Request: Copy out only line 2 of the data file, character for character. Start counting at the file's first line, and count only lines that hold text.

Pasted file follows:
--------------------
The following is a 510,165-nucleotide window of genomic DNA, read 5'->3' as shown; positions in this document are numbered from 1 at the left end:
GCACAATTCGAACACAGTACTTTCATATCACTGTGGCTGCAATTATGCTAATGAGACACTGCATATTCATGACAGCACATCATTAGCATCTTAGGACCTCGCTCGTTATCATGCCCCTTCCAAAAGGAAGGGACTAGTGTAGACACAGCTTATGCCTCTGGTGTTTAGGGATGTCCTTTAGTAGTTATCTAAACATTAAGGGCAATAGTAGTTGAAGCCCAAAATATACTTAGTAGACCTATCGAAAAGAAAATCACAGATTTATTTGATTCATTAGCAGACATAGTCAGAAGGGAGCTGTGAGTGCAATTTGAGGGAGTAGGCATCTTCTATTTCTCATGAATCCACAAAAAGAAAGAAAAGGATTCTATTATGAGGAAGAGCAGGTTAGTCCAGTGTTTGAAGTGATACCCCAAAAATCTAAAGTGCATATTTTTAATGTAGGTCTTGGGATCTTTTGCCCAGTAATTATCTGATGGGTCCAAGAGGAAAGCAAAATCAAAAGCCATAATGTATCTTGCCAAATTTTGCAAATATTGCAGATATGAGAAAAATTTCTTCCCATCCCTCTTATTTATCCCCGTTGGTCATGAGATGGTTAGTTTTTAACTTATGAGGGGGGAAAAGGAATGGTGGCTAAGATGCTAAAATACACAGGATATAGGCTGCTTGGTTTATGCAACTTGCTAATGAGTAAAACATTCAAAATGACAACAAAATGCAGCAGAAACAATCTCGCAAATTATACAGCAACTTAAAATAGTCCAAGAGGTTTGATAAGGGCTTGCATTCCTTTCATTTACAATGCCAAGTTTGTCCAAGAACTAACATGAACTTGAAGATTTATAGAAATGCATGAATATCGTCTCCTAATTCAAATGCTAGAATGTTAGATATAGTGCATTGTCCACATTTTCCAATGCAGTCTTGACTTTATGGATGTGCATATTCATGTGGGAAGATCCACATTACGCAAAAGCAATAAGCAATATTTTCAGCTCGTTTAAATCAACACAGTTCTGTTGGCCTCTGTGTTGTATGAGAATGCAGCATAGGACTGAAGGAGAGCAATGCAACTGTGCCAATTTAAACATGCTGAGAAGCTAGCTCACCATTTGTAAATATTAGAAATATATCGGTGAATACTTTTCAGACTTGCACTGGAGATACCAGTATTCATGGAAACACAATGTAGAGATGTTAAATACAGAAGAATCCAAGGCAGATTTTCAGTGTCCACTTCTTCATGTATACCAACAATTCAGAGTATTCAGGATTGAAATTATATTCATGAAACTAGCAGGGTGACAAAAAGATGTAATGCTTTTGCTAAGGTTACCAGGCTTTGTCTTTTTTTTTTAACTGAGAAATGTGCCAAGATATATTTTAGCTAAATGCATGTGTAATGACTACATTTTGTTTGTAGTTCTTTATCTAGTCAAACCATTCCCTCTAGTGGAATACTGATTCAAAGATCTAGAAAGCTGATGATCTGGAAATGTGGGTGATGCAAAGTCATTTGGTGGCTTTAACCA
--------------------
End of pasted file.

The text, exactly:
GCACAATTCGAACACAGTACTTTCATATCACTGTGGCTGCAATTATGCTAATGAGACACTGCATATTCATGACAGCACATCATTAGCATCTTAGGACCTCGCTCGTTATCATGCCCCTTCCAAAAGGAAGGGACTAGTGTAGACACAGCTTATGCCTCTGGTGTTTAGGGATGTCCTTTAGTAGTTATCTAAACATTAAGGGCAATAGTAGTTGAAGCCCAAAATATACTTAGTAGACCTATCGAAAAGAAAATCACAGATTTATTTGATTCATTAGCAGACATAGTCAGAAGGGAGCTGTGAGTGCAATTTGAGGGAGTAGGCATCTTCTATTTCTCATGAATCCACAAAAAGAAAGAAAAGGATTCTATTATGAGGAAGAGCAGGTTAGTCCAGTGTTTGAAGTGATACCCCAAAAATCTAAAGTGCATATTTTTAATGTAGGTCTTGGGATCTTTTGCCCAGTAATTATCTGATGGGTCCAAGAGGAAAGCAAAATCAAAAGCCATAATGTATCTTGCCAAATTTTGCAAATATTGCAGATATGAGAAAAATTTCTTCCCATCCCTCTTATTTATCCCCGTTGGTCATGAGATGGTTAGTTTTTAACTTATGAGGGGGGAAAAGGAATGGTGGCTAAGATGCTAAAATACACAGGATATAGGCTGCTTGGTTTATGCAACTTGCTAATGAGTAAAACATTCAAAATGACAACAAAATGCAGCAGAAACAATCTCGCAAATTATACAGCAACTTAAAATAGTCCAAGAGGTTTGATAAGGGCTTGCATTCCTTTCATTTACAATGCCAAGTTTGTCCAAGAACTAACATGAACTTGAAGATTTATAGAAATGCATGAATATCGTCTCCTAATTCAAATGCTAGAATGTTAGATATAGTGCATTGTCCACATTTTCCAATGCAGTCTTGACTTTATGGATGTGCATATTCATGTGGGAAGATCCACATTACGCAAAAGCAATAAGCAATATTTTCAGCTCGTTTAAATCAACACAGTTCTGTTGGCCTCTGTGTTGTATGAGAATGCAGCATAGGACTGAAGGAGAGCAATGCAACTGTGCCAATTTAAACATGCTGAGAAGCTAGCTCACCATTTGTAAATATTAGAAATATATCGGTGAATACTTTTCAGACTTGCACTGGAGATACCAGTATTCATGGAAACACAATGTAGAGATGTTAAATACAGAAGAATCCAAGGCAGATTTTCAGTGTCCACTTCTTCATGTATACCAACAATTCAGAGTATTCAGGATTGAAATTATATTCATGAAACTAGCAGGGTGACAAAAAGATGTAATGCTTTTGCTAAGGTTACCAGGCTTTGTCTTTTTTTTTTAACTGAGAAATGTGCCAAGATATATTTTAGCTAAATGCATGTGTAATGACTACATTTTGTTTGTAGTTCTTTATCTAGTCAAACCATTCCCTCTAGTGGAATACTGATTCAAAGATCTAGAAAGCTGATGATCTGGAAATGTGGGTGATGCAAAGTCATTTGGTGGCTTTAACCA